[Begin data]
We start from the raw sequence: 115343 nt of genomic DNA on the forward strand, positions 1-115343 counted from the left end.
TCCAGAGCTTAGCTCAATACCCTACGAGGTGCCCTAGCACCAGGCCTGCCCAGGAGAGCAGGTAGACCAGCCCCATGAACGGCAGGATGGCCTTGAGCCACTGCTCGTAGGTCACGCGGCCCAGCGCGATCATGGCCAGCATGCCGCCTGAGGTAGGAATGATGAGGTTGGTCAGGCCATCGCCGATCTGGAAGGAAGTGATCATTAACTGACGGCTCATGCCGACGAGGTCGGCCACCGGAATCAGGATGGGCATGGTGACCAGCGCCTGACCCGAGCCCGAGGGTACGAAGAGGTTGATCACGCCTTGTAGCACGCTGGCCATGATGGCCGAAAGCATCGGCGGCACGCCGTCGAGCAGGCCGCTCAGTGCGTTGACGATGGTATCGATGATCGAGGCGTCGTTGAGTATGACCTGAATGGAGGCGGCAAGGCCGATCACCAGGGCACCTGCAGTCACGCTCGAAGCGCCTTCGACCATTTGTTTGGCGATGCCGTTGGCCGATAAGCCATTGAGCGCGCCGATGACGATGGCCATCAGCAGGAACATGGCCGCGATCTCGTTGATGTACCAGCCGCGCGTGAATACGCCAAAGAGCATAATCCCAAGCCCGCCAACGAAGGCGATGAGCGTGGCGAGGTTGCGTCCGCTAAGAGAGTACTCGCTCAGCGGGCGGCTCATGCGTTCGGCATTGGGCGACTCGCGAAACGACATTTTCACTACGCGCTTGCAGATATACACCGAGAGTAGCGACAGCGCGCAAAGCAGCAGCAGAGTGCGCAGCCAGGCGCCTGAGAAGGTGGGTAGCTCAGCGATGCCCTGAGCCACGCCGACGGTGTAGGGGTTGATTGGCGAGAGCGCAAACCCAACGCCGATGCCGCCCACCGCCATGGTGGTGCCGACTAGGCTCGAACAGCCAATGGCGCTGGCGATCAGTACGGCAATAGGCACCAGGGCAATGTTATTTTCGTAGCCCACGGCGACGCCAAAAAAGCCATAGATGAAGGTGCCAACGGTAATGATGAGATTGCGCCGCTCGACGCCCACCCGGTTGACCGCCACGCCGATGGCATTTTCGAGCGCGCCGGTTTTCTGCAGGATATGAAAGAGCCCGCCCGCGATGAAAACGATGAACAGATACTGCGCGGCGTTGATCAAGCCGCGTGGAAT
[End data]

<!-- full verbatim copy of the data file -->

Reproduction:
We start from the raw sequence: 115343 nt of genomic DNA on the forward strand, positions 1-115343 counted from the left end.
TCCAGAGCTTAGCTCAATACCCTACGAGGTGCCCTAGCACCAGGCCTGCCCAGGAGAGCAGGTAGACCAGCCCCATGAACGGCAGGATGGCCTTGAGCCACTGCTCGTAGGTCACGCGGCCCAGCGCGATCATGGCCAGCATGCCGCCTGAGGTAGGAATGATGAGGTTGGTCAGGCCATCGCCGATCTGGAAGGAAGTGATCATTAACTGACGGCTCATGCCGACGAGGTCGGCCACCGGAATCAGGATGGGCATGGTGACCAGCGCCTGACCCGAGCCCGAGGGTACGAAGAGGTTGATCACGCCTTGTAGCACGCTGGCCATGATGGCCGAAAGCATCGGCGGCACGCCGTCGAGCAGGCCGCTCAGTGCGTTGACGATGGTATCGATGATCGAGGCGTCGTTGAGTATGACCTGAATGGAGGCGGCAAGGCCGATCACCAGGGCACCTGCAGTCACGCTCGAAGCGCCTTCGACCATTTGTTTGGCGATGCCGTTGGCCGATAAGCCATTGAGCGCGCCGATGACGATGGCCATCAGCAGGAACATGGCCGCGATCTCGTTGATGTACCAGCCGCGCGTGAATACGCCAAAGAGCATAATCCCAAGCCCGCCAACGAAGGCGATGAGCGTGGCGAGGTTGCGTCCGCTAAGAGAGTACTCGCTCAGCGGGCGGCTCATGCGTTCGGCATTGGGCGACTCGCGAAACGACATTTTCACTACGCGCTTGCAGATATACACCGAGAGTAGCGACAGCGCGCAAAGCAGCAGCAGAGTGCGCAGCCAGGCGCCTGAGAAGGTGGGTAGCTCAGCGATGCCCTGAGCCACGCCGACGGTGTAGGGGTTGATTGGCGAGAGCGCAAACCCAACGCCGATGCCGCCCACCGCCATGGTGGTGCCGACTAGGCTCGAACAGCCAATGGCGCTGGCGATCAGTACGGCAATAGGCACCAGGGCAATGTTATTTTCGTAGCCCACGGCGACGCCAAAAAAGCCATAGATGAAGGTGCCAACGGTAATGATGAGATTGCGCCGCTCGACGCCCACCCGGTTGACCGCCACGCCGATGGCATTTTCGAGCGCGCCGGTTTTCTGCAGGATATGAAAGAGCCCGCCCGCGATGAAAACGATGAACAGATACTGCGCGGCGTTGATCAAGCCGCGTGGAAT